Neil Best Newsday columnist Neil Best

Neil Best first worked at Newsday in 1982, then returned in 1985. His SportsWatch column debuted in 2005.

INDIANAPOLIS

'Wow, coach, wow," Woody Johnson said as Todd Bowles approached him outside the visiting locker room at Lucas Oil Stadium late Monday night.

Then the owner of the Jets locked his first-year coach in an embrace.

For at least this one night, Johnson spoke for the fans, who surely were saying "wows" of their own out there in TV Land after a 20-7 victory over the Colts that stamped the Jets as a legitimate team to watch early in this NFL season.

But the punctuation mark came a couple of minutes later, when Darrelle Revis, the wayward cornerback who returned home this season, saw Johnson and gave him a hug of his own.

That was as it should have been on a night when the Jets' defense flummoxed the Colts and their star quarterback, Andrew Luck, to the tune of five takeaways -- three of them by Revis on two fumble recoveries and an interception.

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The Jets, who had 13 takeaways all of last season, now have 10 in two games -- a great path to starting 2-0.

Ten! "That's crazy," linebacker David Harris said.

Said cornerback Buster Skrine, "I think they had 13 last year, total. We're about to crush that."

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Somewhere in Western New York, Rex Ryan presumably spent Monday still trying to figure out what hit him Sunday when Tom Brady and the Patriots mercilessly rained pass completions on his Bills' defense.

But here in Indy, the Jets' new defensive-minded coach was orchestrating a tour de force that employed some of the approach Ryan's Bills had used on opening day in beating the Colts, 27-14.

They blitzed Luck into key mistakes, taking advantage of their faith in a vastly improved secondary.

Not too shabby, considering that on Friday Bowles described defending Luck as "a nightmare."

His passer rating Monday night: 52.8.

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"They were flying around," Bowles said of his defenders. "They're starting to buy into the system, they're getting to know what each other can do and as a result they're playing faster. We're trying to make plays and get turnovers. That's the easiest way to win games."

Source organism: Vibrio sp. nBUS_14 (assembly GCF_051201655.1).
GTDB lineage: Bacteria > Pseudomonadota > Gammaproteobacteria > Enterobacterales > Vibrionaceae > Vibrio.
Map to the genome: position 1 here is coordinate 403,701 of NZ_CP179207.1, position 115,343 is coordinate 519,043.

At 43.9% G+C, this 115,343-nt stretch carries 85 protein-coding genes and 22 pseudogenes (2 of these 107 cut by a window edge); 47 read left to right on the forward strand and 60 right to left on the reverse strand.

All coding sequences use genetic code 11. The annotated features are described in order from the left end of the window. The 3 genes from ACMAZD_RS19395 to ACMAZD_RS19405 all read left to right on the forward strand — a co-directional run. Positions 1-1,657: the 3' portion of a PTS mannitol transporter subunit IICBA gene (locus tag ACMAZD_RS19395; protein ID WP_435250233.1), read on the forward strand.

Not that it was perfect. The Colts did have 343 yards of total offense and moved the ball well at times, but they shot themselves in the foot repeatedly, especially on a fumble by Frank Gore at the Jets' 1-yard line on which he lost the ball without being hit.

Revis recovered it, naturally.

Did Harris sense Luck getting frustrated? "I'm pretty sure he was frustrated because things weren't going his way," he said, in an understatement.

The offense did just enough to secure the victory, especially on a long drive that resulted in a 15-yard touchdown pass from Ryan Fitzpatrick to Brandon Marshall that extended a narrow 10-7 lead in the fourth quarter.

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It should have been easier than that against a Colts defense whose corners were devastated by injuries, losing the last starter standing, Vontae Davis, to a concussion during the game.

It is evident, as many suspected entering the season, that if this team is to excel, it will do so led by its defense. So far so good.

"It's just been real gratifying to see, man, to see it kind of come together," said linebacker Calvin Pace, the team's elder statesman.

Said safety Marcus Gilchrist, whose interception of Luck ended any hope of a late comeback, "We are just going to keep doing what we do and keep our foot on the gas pedal."

There are numerous potential pitfalls ahead, but compared to many teams in the league, including the 0-2 Colts and the 0-2 team that shares MetLife Stadium with the Jets, this has been a dream start.

"It was really fun; it was great," Revis said as the giddy visiting locker room began to empty out. "It was 'Monday Night Football.' It doesn't get better than this."

Or, to put it another way: Wow!